For limits on thickness to provide adequate safety, there must be limitations on the height as well. The concept of safe limitations on wall height-to-thickness ratios is not magic. It is easy to see that a short squat block is harder to push over than a tall thin one (see Figure 2). In the second example illustrated in Figure 2, one wall is twice as thick as the other, while the heights are the same. However, it takes four times as much force to start to tip the thicker wall and twice as much horizontal ground displacement during the shaking to actually tip it over. Although the true structural behavior of walls during earthquake ground motion is not quite as simplistic as illustrated in Figure 2, the basic concept is a valid rule of thumb for both walls and other vertical building elements such as columns.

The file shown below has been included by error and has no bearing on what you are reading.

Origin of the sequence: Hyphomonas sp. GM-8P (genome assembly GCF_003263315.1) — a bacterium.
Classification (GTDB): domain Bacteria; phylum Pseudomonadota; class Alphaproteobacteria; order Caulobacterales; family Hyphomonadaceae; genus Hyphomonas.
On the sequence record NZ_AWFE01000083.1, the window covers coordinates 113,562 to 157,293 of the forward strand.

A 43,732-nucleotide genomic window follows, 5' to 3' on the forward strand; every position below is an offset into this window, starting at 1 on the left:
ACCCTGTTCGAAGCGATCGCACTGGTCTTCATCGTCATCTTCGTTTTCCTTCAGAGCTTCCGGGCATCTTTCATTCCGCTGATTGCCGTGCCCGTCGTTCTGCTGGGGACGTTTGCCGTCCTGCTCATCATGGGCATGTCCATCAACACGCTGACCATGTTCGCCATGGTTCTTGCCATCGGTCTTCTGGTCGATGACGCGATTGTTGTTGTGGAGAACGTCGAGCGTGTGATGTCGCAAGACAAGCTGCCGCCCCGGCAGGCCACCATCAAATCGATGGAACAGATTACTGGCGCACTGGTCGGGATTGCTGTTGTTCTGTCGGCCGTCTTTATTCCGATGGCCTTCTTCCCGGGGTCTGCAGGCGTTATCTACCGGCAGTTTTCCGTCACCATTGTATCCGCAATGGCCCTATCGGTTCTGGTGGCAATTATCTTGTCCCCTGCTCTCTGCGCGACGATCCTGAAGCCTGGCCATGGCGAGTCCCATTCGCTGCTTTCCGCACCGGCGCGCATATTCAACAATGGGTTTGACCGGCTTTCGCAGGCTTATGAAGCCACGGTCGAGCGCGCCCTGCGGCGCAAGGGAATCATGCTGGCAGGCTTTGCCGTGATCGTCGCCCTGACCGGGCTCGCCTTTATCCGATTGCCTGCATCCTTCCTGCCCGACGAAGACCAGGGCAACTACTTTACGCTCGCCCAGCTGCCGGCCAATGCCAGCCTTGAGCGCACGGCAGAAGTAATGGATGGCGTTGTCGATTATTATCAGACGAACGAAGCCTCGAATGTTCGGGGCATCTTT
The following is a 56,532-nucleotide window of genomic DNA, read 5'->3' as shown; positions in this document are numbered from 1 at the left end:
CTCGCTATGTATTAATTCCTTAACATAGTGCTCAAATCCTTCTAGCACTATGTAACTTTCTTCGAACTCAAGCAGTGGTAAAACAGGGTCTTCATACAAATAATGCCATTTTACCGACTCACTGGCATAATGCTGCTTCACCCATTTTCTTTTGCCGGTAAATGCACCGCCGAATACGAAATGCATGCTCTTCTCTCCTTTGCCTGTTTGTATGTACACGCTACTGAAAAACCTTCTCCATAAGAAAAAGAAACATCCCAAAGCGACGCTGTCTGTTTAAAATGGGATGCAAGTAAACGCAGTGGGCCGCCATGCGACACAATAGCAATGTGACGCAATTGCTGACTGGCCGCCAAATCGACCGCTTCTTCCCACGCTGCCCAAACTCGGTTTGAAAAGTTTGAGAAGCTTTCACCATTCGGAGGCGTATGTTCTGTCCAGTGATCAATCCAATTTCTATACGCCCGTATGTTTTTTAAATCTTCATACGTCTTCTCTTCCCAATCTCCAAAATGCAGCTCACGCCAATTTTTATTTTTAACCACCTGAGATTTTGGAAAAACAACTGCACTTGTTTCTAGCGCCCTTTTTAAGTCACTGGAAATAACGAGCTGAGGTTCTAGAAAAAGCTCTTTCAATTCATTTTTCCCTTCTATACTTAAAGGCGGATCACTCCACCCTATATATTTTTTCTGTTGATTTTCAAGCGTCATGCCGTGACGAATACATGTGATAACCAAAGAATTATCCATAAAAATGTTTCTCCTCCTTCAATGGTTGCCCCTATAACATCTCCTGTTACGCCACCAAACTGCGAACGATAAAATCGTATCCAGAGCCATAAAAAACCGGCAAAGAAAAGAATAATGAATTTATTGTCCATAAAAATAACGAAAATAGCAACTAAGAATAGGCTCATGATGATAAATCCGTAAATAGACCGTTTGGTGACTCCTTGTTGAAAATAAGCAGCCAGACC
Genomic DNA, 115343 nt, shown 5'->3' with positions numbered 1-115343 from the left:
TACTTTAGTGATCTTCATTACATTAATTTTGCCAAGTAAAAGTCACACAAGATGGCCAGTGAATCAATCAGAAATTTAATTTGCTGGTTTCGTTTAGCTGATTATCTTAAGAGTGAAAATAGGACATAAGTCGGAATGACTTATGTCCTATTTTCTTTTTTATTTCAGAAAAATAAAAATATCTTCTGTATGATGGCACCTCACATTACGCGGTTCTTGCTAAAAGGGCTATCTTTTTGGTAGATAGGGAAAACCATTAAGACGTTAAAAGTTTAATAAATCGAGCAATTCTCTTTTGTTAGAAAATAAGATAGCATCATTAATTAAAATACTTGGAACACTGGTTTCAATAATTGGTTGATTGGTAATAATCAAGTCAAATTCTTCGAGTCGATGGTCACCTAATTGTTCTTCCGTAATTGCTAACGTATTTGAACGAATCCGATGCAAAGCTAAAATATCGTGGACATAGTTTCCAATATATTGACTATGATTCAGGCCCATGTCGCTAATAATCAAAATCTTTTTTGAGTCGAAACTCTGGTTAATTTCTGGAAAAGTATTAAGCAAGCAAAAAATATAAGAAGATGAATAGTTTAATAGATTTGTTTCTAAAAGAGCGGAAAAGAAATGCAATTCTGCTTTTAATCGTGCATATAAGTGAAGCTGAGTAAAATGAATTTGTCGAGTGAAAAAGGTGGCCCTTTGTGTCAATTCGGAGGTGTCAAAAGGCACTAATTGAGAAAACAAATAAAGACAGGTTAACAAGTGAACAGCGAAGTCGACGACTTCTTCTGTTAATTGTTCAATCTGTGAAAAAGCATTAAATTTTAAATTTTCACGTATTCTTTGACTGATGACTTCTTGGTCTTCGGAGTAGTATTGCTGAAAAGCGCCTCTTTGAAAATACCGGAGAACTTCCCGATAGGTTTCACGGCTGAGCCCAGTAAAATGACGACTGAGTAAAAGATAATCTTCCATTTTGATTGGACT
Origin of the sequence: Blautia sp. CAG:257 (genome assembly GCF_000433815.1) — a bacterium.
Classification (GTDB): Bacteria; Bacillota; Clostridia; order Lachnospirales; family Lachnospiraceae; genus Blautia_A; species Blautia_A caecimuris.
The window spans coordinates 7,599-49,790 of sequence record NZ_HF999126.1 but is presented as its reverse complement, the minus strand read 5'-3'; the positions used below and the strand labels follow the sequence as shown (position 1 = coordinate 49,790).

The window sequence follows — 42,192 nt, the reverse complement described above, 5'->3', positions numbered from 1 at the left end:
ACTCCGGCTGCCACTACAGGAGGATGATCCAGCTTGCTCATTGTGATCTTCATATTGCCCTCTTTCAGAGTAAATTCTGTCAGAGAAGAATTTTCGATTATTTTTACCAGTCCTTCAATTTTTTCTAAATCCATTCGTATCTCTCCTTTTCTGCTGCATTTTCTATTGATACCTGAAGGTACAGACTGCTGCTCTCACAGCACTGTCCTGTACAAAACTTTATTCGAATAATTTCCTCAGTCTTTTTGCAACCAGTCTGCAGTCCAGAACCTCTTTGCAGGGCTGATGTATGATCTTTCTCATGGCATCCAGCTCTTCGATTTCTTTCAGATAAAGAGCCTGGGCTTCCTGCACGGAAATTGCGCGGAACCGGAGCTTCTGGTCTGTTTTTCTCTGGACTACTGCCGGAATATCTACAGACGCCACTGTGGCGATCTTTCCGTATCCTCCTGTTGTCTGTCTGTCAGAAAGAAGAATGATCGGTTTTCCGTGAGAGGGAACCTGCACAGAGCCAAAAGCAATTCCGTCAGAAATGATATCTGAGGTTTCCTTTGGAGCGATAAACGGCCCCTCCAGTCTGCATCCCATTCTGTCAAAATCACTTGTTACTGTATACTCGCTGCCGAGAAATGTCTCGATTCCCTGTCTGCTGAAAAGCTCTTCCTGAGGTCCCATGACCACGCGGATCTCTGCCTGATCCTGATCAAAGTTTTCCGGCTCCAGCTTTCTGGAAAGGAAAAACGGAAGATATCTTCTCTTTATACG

There should also be a distinction between load bearing and non-load bearing walls. It is clear from a rational engineering analysis of wall thickness versus wall height that the wall thicknesses stated In the New Mexico State Adobe Code are unconservative for UBC seismic zone 2B (see Figure 3). As an example, according to the height-to-thickness relationship shown in Figure 3, an unreinforced non-load bearing interior wall 8 feet tall in zone 2B should be at least 12-1/2 inches, not 8 inches as allowed by the New Mexico Code. For an unreinforced load bearing wall 9 feet tall, the thickness should be 12 inches, not 10 inches. The New Mexico Code was unconservative for previous versions of the UBC as well, but it is now even more so since the design lateral earthquake force has increased by 33 percent.